More than a MILLION people may have missed out on a meningitis vaccine due to an IT blunder

A 21-year-old man died after his GP failed to alert him he was eligible for a free meningitis vaccine due to a computer blunder. 

Tim Mason began to fell unwell on March 15 last year but pushed on regardless.

The following day, Mr Mason, of Tunbridge Wells, Kent, woke in the early hours violently vomiting, prompting his mother Fiona Mason to rush him to hospital.

Despite barely being able to walk, doctors dismissed his symptoms as gastroenteritis and sent him home, only for him to ‘feel like he was dying’ hours later.

After going back to hospital, medics realised he was battling meningitis and septicaemia, which occurs when large amounts of bacteria enter the bloodstream. 

Despite doctors’ best efforts to save him, Mr Mason died 21 hours and 15 minutes after his symptoms began.

Tim Mason (pictured) died of meningitis and septicaemia 21 hours and 15 minutes after his symptoms began. Doctors initially dismissed his vomiting as gastroenteritis

Mr Mason was at college training to be an electrical engineer when he started to feel poorly.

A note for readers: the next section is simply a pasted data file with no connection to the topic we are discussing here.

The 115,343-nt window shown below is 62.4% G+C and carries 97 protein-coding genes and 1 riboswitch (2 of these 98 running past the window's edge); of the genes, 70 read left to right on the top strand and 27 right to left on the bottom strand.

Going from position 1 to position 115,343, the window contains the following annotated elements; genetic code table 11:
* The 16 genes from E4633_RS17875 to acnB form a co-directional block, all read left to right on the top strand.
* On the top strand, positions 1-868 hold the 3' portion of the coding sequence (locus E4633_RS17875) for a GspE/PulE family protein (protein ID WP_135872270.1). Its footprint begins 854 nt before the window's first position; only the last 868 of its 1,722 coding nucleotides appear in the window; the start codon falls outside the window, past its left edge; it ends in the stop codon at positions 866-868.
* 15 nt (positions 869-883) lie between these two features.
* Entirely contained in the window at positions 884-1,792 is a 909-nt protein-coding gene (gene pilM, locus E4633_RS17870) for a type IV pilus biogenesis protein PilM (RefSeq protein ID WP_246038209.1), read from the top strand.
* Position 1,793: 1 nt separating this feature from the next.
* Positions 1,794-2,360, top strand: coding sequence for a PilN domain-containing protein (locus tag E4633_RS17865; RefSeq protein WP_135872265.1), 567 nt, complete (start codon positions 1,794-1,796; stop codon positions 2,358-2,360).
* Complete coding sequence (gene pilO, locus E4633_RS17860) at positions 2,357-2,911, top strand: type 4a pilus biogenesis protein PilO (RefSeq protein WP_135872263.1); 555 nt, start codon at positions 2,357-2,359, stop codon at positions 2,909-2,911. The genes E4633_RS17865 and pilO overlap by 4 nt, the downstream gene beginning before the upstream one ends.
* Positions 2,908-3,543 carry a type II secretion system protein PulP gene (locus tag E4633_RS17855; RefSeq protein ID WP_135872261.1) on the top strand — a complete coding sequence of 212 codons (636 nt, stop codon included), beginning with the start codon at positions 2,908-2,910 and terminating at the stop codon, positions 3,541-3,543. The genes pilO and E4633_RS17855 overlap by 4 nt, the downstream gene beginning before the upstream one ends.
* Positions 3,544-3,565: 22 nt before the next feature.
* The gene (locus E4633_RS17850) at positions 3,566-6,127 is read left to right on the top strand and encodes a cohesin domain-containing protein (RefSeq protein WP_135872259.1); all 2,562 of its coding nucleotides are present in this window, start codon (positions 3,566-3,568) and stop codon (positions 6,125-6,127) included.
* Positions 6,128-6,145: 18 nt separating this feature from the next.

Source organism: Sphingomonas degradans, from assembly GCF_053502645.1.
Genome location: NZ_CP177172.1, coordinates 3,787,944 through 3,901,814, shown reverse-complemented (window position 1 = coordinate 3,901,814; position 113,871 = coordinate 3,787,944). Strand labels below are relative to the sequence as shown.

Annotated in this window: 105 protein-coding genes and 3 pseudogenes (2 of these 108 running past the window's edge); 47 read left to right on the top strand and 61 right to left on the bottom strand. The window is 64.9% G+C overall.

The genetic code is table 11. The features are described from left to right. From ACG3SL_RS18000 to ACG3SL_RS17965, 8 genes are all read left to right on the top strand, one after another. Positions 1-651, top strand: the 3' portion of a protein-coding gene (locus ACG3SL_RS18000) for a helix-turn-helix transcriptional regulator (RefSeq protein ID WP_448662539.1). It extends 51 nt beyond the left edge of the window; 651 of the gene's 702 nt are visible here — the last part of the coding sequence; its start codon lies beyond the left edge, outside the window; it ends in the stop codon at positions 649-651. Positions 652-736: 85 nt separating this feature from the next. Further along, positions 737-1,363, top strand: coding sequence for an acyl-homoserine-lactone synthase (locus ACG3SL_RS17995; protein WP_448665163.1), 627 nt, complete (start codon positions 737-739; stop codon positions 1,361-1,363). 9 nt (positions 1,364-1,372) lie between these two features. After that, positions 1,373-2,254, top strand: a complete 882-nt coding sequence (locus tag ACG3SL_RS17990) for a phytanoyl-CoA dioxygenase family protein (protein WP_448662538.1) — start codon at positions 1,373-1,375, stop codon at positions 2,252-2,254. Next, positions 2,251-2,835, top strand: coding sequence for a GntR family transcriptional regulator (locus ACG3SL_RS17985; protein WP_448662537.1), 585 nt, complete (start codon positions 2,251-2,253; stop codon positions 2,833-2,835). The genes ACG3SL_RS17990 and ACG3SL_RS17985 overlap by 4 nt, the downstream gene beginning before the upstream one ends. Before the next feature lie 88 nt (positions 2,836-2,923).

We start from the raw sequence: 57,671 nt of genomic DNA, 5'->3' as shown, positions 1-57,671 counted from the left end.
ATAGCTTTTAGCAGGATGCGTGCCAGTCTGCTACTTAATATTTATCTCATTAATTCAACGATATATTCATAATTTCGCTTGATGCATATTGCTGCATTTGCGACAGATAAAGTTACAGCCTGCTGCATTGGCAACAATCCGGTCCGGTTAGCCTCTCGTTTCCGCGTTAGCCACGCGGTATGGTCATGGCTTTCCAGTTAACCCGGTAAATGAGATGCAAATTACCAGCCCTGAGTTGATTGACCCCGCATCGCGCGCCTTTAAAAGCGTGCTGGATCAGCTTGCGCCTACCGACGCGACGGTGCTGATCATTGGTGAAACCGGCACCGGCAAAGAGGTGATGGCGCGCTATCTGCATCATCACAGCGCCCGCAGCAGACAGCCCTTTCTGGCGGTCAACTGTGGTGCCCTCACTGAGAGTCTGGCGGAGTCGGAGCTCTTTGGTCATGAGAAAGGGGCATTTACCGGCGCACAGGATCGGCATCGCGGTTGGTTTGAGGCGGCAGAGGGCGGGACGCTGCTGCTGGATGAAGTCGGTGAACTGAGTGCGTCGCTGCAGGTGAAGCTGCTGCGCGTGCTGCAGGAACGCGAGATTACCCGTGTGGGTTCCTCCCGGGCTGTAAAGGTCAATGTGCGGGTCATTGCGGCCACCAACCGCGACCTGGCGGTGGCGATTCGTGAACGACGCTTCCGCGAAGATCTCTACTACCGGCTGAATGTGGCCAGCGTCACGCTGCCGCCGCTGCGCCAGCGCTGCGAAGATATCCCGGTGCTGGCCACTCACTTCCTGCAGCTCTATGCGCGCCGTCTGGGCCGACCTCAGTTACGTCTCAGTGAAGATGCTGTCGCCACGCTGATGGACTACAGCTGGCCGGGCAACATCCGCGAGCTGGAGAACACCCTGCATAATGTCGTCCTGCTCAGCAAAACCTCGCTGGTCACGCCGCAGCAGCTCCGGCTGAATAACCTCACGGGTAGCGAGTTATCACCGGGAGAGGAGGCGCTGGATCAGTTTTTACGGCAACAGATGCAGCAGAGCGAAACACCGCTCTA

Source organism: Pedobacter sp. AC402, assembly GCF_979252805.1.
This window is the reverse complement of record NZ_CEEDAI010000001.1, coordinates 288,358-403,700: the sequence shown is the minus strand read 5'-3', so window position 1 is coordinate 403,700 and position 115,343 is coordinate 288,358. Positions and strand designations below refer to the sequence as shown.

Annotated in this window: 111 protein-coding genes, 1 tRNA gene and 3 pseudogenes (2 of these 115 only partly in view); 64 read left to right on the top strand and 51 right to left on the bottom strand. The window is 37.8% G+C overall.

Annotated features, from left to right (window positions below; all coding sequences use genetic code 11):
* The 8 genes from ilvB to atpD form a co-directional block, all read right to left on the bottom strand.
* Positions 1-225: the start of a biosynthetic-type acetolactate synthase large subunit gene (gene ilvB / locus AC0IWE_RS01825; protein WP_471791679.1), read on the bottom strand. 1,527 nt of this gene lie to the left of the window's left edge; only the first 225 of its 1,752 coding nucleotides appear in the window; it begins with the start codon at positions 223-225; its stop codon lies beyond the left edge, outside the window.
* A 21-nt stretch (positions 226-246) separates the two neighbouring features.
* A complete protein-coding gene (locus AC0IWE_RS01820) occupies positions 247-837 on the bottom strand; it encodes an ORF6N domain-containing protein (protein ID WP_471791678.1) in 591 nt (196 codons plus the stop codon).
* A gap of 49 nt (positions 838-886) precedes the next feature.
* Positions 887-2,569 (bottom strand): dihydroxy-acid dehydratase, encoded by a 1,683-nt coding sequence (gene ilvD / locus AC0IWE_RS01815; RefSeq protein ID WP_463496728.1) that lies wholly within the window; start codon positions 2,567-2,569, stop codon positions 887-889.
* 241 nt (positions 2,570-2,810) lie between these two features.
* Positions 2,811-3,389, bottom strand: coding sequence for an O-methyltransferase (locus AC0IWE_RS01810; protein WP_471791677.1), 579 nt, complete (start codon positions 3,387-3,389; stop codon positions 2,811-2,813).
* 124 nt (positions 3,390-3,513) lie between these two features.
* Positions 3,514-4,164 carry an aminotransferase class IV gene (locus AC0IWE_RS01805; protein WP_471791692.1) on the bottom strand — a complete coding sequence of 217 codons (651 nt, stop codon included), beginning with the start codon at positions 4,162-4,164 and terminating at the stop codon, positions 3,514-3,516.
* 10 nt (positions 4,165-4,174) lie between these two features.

‘He felt sufficiently unwell to go to the doctor, who advised him to take a few more days off and rest,’ Mrs Mason said.

Mr Mason was sent home only to wake the next morning violently throwing up. 

‘My instinct told me something was seriously wrong so we took him to hospital,’ his mother said.

‘By the time we got to Tunbridge Wells Hospital he had a high temperature and could barely walk. After a long wait he was misdiagnosed with gastroenteritis and sent home at about 8:45am.’

By 2.30pm, Mr Mason had taken a turn for the worse and his mother rushed him back to hospital. 

‘This time doctors began treatment but it was too late to save his life,’ she said. 

‘He died that evening. It was 21 hours and 15 minutes from visible first symptoms to death.’

Mrs Mason and her husband Gavin believe the IT blunder led to their son’s death. ‘The system failed Tim in more than one way,’ she said. 

‘He should have received a letter from the GP calling him in for his vaccine, which would have prevented him getting MenW in the first place, but no letter was ever received. 

‘Tim had attended several GP appointments during the years after the vaccine was introduced in the UK. 

‘Had the EMIS alert been activated, he would have been flagged to staff at those appointments as a patient eligible for the vaccine. This didn’t happen.’

The couple also believe their son’s symptoms should have alerted hospital staff to the possibility of meningitis at his first visit.  

‘All we can do now is try to raise awareness of these issues and make sure improvements are made to stop this happening to other families,’ Mrs Mason said.